From an offensive standpoint, Castillo will head to Arizona looking to continue a second-half surge at the plate at Tennessee. The 22 year old backstop is the consensus top catching prospect in the organization for the second year in a row.

Although he struggled out of the gate this season, batting just .174 prior to the All-Star break, Castillo has come alive in the second half, batting .319. He has 11 home runs and 39 RBI in 91 games combined this season.

"If you look at him in the last (seven) weeks, he's done a nice job," Fleita said. "He's been doing most of the catching, and the stat that probably doesn't show up is the fact that the team is winning. They're in first place and fighting for a championship, and he's doing the bulk of the catching so that's got to speak for something."

Fleita added that Castillo, like many catchers, has to catch first and hit second. Castillo has a .990 fielding percentage behind the plate this season with six errors and 10 passed balls.

More impressive is that he leads the Southern League in gunning down opposing runners, having thrown out 45 percent of would-be base-stealers.

"At this point in his career (defense is) all we really care about," Fleita said.

Vitters is perhaps the most recognizable Cubs prospect in the Fall League and the consensus overall top prospect in the organization. The 20 year old third baseman and first-round 2007 draft pick from Cypress (Calif.) High School began the season on a tear at Class A Peoria before being moved up to Daytona in the second half.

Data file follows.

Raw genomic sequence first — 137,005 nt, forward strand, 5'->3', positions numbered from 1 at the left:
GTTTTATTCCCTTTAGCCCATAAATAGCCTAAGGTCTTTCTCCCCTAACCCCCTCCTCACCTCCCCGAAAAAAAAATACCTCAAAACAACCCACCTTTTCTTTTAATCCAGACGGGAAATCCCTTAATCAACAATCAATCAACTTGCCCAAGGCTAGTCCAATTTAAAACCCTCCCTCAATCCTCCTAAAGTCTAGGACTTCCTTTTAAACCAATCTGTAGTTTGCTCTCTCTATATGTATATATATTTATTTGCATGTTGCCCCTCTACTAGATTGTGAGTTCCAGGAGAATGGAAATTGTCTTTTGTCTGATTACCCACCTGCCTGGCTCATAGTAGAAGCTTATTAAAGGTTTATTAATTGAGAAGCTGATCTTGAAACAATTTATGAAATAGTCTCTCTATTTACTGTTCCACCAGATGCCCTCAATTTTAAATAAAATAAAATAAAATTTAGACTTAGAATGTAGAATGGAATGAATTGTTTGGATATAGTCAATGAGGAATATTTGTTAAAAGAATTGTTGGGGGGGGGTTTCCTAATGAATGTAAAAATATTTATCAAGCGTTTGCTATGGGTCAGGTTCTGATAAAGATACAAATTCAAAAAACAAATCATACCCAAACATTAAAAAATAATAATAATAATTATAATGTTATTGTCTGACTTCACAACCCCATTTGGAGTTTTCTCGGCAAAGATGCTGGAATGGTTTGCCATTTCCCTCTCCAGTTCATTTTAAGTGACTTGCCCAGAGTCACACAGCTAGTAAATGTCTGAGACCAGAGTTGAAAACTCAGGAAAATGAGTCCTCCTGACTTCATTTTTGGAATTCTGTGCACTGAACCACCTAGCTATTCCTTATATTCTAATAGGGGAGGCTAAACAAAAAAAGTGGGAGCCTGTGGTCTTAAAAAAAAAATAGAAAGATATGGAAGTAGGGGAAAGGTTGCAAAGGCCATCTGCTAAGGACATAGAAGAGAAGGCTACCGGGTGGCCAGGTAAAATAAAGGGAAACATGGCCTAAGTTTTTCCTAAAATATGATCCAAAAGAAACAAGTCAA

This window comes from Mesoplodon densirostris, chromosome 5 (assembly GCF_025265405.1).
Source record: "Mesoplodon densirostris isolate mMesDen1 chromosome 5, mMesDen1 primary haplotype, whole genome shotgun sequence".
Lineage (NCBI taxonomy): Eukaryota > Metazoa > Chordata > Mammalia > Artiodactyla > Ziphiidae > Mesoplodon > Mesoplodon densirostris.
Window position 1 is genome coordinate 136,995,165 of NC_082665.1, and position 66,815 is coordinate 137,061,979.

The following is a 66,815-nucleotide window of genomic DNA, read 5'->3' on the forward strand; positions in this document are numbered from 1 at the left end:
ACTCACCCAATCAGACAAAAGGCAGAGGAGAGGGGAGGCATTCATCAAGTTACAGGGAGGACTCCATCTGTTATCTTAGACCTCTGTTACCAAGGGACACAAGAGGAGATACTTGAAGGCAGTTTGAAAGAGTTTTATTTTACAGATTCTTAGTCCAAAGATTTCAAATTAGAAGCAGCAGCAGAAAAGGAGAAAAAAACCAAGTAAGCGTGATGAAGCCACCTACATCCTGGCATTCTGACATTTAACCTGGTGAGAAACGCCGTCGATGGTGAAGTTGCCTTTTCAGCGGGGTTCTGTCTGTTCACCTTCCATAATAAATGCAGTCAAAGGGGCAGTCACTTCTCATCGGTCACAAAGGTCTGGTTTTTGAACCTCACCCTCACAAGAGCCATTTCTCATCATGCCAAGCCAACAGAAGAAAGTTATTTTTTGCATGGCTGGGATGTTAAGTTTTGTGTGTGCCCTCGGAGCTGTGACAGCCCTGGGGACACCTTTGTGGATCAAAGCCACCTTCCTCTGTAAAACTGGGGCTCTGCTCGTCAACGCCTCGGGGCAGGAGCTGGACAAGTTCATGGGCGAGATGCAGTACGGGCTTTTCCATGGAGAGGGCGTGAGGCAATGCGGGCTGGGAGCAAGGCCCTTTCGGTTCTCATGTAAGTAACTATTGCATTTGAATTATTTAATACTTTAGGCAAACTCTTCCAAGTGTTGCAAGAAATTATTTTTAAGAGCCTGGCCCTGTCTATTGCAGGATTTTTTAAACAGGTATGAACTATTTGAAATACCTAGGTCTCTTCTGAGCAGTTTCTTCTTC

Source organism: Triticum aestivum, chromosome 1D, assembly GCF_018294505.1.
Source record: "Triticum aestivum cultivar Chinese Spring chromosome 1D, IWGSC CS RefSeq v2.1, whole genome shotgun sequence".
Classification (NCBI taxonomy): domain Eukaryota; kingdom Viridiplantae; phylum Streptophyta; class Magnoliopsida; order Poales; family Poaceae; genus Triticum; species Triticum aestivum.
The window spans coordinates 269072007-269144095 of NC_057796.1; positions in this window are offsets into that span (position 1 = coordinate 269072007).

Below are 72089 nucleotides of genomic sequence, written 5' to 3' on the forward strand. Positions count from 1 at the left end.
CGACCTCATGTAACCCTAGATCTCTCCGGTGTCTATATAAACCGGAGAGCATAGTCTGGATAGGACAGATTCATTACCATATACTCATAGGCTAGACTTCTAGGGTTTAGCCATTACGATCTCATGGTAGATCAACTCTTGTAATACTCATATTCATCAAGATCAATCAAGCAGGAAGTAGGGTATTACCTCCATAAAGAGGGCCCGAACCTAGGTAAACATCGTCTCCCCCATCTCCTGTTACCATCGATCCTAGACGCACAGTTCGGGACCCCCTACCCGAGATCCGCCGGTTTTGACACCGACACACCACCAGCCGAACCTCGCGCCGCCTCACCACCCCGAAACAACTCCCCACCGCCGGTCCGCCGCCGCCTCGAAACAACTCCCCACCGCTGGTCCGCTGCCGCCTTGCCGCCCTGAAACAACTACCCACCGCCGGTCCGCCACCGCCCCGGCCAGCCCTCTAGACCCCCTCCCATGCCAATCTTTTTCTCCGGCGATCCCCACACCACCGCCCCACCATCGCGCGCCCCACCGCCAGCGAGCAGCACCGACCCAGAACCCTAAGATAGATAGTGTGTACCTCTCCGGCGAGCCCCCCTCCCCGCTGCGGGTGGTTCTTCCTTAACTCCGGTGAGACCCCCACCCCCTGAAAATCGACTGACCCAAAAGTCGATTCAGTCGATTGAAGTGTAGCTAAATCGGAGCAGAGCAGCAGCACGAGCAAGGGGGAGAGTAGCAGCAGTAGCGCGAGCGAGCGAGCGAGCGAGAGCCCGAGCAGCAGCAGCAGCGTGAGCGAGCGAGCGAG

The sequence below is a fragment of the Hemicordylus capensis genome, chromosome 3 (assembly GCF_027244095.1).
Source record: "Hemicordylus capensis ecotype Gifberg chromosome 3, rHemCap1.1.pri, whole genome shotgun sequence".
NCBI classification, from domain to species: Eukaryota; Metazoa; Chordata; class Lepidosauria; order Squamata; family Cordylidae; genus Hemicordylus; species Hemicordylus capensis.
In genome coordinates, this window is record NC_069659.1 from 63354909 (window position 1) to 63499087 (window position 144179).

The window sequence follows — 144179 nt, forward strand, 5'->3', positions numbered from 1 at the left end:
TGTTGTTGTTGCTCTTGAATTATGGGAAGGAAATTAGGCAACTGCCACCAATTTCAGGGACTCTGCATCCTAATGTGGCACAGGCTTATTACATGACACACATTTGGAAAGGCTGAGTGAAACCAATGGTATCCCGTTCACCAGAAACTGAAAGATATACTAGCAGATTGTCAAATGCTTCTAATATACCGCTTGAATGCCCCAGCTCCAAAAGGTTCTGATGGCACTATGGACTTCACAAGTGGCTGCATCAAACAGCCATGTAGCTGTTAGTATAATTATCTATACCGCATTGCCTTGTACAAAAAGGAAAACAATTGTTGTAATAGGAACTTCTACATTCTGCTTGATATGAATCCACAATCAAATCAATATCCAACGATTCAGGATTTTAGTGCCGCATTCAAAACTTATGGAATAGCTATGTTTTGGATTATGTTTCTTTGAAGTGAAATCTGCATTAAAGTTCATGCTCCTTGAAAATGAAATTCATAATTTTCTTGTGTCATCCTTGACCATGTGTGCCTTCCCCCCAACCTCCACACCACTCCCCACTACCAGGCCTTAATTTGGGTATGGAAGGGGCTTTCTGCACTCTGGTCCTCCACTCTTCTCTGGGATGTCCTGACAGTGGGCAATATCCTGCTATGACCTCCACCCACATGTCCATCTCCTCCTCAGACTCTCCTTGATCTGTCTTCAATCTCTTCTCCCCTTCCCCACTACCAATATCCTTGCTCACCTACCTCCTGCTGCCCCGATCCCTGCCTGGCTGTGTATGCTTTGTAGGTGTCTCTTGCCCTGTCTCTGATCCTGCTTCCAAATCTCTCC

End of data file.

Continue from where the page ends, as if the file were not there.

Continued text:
He led the Chiefs with 15 home runs at the time of his promotion and was batting .315 in 70 games. Since the call-up to Daytona, he has batted .232 with 11 extra-base hits in 45 games. He has been hampered by a hand injury that caused him to sit for over a week.

"The last couple of years, we've tried to get him some extra at-bats because he's lost some at-bats due to injuries," Fleita said of Vitters. "Last year he went to the Instructional League and down to the Dominican Republic (Instructs camp). He has been challenged in the Florida State League, but it looks like he is starting to feel comfortable and is starting to hit like we know he can."

Castro, 19, has had a strong year, beginning at Daytona and spilling over into Tennessee. Signed in the Dominican Republic in 2006, he skipped two levels at the start of the season after spending last year in the Arizona Rookie League.

Castro has proven he is up to the challenge, though, batting .302 with three home runs and 17 doubles in 96 games at Daytona. After his promotion to Tennessee, he batted .283 with six doubles through 26 games.

Earlier this season, Castro was named to the 2009 All-Star Futures Game in St. Louis as well as the Florida State League All-Star Game in Fort Myers, Fla., where he was 4-for-4 and was named the game's Most Valuable Player.

"I don't know that we can ask much more of him," Fleita said of Castro. "Now he's in Double-A fighting for a championship. He's hit first, third and eighth and he's playing every day. It gives him a chance to get his feet wet. He's had a lot thrown at him this year and at this point, he's met the challenge and has been a pleasant surprise.

"He's certainly surpassed expectations that we would have had," Fleita added. "I think he's got all the ability in the world to play shortstop. He's got great range and a tremendous throwing arm. Like most kids when they're young, he may be a little inaccurate at times, but that takes care of itself through time. He's a good, plus runner with a chance to hit for some power."

Fall League play begins Oct. 13.